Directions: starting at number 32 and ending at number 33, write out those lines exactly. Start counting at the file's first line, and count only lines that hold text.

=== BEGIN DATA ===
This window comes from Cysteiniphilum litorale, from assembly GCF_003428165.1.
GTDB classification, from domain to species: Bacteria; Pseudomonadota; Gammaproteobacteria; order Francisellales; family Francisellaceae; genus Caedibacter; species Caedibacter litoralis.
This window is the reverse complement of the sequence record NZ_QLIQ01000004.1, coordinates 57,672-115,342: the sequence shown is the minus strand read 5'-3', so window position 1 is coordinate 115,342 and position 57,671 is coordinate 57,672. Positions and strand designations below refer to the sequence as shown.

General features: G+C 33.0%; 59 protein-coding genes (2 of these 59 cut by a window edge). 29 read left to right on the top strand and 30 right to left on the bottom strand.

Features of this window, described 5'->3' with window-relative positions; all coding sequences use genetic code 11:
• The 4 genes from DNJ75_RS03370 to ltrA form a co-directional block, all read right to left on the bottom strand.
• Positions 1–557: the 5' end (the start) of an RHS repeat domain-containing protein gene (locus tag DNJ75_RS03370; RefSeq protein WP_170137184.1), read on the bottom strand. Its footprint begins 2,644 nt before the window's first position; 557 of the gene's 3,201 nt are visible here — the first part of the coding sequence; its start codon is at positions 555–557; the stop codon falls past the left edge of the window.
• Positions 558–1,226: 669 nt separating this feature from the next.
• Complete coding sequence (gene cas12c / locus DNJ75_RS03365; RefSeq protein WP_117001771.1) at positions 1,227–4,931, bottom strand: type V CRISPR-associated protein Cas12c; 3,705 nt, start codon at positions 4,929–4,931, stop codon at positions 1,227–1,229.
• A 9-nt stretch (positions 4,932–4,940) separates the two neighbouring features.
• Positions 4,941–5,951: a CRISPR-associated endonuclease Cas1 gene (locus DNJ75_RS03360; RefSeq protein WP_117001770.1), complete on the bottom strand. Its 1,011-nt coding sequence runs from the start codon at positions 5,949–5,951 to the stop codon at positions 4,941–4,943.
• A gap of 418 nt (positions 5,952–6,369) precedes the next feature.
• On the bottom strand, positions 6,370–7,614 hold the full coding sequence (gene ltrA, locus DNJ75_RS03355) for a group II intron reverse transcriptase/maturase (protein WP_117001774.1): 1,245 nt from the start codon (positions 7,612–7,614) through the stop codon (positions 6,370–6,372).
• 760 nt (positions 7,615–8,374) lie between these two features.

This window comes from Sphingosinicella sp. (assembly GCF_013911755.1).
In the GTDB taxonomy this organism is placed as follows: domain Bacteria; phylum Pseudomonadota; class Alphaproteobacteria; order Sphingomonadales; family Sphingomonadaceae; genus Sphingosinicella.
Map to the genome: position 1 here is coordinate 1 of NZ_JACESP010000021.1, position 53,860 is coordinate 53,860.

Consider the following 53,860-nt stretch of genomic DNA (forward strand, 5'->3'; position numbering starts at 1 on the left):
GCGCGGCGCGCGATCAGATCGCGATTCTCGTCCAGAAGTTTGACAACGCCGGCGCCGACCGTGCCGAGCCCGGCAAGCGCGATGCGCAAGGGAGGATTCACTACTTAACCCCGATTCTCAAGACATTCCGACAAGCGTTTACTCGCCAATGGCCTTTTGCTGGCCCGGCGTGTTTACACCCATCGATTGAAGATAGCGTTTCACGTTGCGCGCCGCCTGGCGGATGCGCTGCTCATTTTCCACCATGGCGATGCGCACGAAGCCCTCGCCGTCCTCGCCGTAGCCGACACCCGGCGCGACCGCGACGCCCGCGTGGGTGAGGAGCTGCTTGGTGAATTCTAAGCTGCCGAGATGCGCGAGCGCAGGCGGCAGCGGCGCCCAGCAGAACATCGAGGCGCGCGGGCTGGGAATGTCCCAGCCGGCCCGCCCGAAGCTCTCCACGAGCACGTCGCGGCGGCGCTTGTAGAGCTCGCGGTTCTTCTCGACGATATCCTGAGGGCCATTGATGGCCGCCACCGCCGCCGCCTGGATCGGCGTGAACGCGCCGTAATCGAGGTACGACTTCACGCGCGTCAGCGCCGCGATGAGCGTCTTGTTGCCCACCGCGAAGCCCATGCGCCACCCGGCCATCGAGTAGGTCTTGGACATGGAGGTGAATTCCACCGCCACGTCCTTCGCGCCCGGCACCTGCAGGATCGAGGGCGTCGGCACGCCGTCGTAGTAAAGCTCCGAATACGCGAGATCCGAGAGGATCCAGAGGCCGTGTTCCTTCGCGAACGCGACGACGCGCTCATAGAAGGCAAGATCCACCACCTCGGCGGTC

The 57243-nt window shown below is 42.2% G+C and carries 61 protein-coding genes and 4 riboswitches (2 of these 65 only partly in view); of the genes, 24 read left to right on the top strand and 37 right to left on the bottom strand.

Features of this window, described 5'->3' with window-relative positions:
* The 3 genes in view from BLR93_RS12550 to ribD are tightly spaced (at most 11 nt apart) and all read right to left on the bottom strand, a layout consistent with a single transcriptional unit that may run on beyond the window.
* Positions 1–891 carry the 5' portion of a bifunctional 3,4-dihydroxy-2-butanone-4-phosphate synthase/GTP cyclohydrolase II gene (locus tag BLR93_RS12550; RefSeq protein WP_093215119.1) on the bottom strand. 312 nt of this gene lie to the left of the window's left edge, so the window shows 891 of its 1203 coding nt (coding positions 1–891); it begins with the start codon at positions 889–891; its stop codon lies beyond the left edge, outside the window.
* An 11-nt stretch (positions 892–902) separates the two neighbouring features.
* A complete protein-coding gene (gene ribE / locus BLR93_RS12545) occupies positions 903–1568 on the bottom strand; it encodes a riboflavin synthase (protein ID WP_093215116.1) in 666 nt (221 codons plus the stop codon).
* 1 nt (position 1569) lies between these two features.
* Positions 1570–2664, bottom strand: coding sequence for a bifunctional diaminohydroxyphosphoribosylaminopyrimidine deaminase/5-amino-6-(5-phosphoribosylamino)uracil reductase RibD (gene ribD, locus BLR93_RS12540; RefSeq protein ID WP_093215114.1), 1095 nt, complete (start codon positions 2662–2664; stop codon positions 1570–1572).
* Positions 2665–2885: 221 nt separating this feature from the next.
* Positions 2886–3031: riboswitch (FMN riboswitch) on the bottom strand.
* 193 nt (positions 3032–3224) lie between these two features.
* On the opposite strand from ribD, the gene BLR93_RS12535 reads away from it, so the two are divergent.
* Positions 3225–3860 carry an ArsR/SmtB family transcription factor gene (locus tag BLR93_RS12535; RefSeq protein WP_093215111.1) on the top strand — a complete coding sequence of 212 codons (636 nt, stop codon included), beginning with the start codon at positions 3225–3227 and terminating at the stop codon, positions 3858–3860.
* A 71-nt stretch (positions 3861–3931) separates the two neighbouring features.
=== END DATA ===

* Positions 3225–3860 carry an ArsR/SmtB family transcription factor gene (locus tag BLR93_RS12535; RefSeq protein WP_093215111.1) on the top strand — a complete coding sequence of 212 codons (636 nt, stop codon included), beginning with the start codon at positions 3225–3227 and terminating at the stop codon, positions 3858–3860.
* A 71-nt stretch (positions 3861–3931) separates the two neighbouring features.